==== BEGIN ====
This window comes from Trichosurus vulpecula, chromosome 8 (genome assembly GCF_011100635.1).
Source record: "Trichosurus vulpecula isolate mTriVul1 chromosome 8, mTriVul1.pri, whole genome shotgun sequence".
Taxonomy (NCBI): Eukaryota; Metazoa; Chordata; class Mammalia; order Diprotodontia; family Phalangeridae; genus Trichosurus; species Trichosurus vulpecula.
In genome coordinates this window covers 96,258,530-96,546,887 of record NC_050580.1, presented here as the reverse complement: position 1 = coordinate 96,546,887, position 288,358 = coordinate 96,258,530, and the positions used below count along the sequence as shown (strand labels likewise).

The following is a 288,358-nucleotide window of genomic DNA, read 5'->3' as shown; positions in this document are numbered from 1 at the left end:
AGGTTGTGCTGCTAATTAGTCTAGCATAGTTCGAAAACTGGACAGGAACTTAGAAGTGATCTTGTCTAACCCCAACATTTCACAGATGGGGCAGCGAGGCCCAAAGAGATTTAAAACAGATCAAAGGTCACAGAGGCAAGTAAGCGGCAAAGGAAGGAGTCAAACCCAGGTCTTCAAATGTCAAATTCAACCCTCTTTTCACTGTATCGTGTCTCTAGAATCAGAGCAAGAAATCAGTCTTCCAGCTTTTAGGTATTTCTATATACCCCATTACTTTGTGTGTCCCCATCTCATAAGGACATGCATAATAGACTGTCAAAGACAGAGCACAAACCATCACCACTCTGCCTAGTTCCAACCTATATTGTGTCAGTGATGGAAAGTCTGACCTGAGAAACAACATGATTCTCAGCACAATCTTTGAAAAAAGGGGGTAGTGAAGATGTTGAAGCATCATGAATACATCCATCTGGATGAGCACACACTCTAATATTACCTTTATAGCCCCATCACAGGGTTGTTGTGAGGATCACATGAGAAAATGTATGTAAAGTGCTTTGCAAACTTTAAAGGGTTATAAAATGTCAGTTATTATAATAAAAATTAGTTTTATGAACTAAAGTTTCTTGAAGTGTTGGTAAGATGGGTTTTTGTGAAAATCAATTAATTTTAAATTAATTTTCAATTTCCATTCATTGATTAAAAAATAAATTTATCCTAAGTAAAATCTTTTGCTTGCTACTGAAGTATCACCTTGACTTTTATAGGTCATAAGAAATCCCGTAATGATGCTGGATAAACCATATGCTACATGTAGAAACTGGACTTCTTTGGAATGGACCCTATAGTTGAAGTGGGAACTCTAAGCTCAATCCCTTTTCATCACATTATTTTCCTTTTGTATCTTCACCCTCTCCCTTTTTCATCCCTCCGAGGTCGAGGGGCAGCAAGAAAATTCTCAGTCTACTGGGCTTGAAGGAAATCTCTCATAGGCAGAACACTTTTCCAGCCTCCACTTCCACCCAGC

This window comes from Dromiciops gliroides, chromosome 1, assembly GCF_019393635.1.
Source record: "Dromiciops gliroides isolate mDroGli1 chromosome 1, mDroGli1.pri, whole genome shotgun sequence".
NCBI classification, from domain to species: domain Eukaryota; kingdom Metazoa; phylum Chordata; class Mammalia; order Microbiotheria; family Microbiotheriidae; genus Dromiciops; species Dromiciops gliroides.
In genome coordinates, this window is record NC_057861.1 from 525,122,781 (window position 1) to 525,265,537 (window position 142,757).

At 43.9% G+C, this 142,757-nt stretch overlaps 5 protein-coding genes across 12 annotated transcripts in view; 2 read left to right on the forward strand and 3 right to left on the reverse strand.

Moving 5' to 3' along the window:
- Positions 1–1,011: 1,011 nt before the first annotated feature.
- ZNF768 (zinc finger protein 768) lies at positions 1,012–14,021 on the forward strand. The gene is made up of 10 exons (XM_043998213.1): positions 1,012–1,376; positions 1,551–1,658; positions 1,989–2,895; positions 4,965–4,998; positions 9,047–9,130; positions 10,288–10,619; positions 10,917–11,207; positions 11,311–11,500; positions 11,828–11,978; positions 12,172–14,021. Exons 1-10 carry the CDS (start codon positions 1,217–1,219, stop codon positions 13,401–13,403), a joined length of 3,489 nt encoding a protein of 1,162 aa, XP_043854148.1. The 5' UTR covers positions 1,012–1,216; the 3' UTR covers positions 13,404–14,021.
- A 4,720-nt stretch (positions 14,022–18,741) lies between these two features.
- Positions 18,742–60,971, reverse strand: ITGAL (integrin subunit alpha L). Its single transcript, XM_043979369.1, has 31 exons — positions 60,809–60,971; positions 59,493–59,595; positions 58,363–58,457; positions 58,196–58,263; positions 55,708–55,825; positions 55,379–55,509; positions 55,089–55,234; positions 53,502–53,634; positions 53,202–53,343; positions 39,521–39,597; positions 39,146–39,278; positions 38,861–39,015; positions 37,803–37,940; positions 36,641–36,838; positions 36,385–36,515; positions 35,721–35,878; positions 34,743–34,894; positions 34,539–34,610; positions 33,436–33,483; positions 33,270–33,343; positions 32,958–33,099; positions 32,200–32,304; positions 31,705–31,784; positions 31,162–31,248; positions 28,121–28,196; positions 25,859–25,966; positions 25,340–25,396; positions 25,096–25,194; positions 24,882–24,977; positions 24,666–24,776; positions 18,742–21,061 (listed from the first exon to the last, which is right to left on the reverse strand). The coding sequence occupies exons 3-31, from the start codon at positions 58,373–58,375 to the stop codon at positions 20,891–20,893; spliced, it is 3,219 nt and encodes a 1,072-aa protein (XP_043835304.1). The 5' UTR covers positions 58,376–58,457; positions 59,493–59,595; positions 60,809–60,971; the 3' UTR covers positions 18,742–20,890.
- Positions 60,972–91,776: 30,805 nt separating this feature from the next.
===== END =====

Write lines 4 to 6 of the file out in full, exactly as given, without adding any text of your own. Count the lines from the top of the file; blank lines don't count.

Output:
In genome coordinates this window covers 96,258,530-96,546,887 of record NC_050580.1, presented here as the reverse complement: position 1 = coordinate 96,546,887, position 288,358 = coordinate 96,258,530, and the positions used below count along the sequence as shown (strand labels likewise).

The following is a 288,358-nucleotide window of genomic DNA, read 5'->3' as shown; positions in this document are numbered from 1 at the left end:
AGGTTGTGCTGCTAATTAGTCTAGCATAGTTCGAAAACTGGACAGGAACTTAGAAGTGATCTTGTCTAACCCCAACATTTCACAGATGGGGCAGCGAGGCCCAAAGAGATTTAAAACAGATCAAAGGTCACAGAGGCAAGTAAGCGGCAAAGGAAGGAGTCAAACCCAGGTCTTCAAATGTCAAATTCAACCCTCTTTTCACTGTATCGTGTCTCTAGAATCAGAGCAAGAAATCAGTCTTCCAGCTTTTAGGTATTTCTATATACCCCATTACTTTGTGTGTCCCCATCTCATAAGGACATGCATAATAGACTGTCAAAGACAGAGCACAAACCATCACCACTCTGCCTAGTTCCAACCTATATTGTGTCAGTGATGGAAAGTCTGACCTGAGAAACAACATGATTCTCAGCACAATCTTTGAAAAAAGGGGGTAGTGAAGATGTTGAAGCATCATGAATACATCCATCTGGATGAGCACACACTCTAATATTACCTTTATAGCCCCATCACAGGGTTGTTGTGAGGATCACATGAGAAAATGTATGTAAAGTGCTTTGCAAACTTTAAAGGGTTATAAAATGTCAGTTATTATAATAAAAATTAGTTTTATGAACTAAAGTTTCTTGAAGTGTTGGTAAGATGGGTTTTTGTGAAAATCAATTAATTTTAAATTAATTTTCAATTTCCATTCATTGATTAAAAAATAAATTTATCCTAAGTAAAATCTTTTGCTTGCTACTGAAGTATCACCTTGACTTTTATAGGTCATAAGAAATCCCGTAATGATGCTGGATAAACCATATGCTACATGTAGAAACTGGACTTCTTTGGAATGGACCCTATAGTTGAAGTGGGAACTCTAAGCTCAATCCCTTTTCATCACATTATTTTCCTTTTGTATCTTCACCCTCTCCCTTTTTCATCCCTCCGAGGTCGAGGGGCAGCAAGAAAATTCTCAGTCTACTGGGCTTGAAGGAAATCTCTCATAGGCAGAACACTTTTCCAGCCTCCACTTCCACCCAGC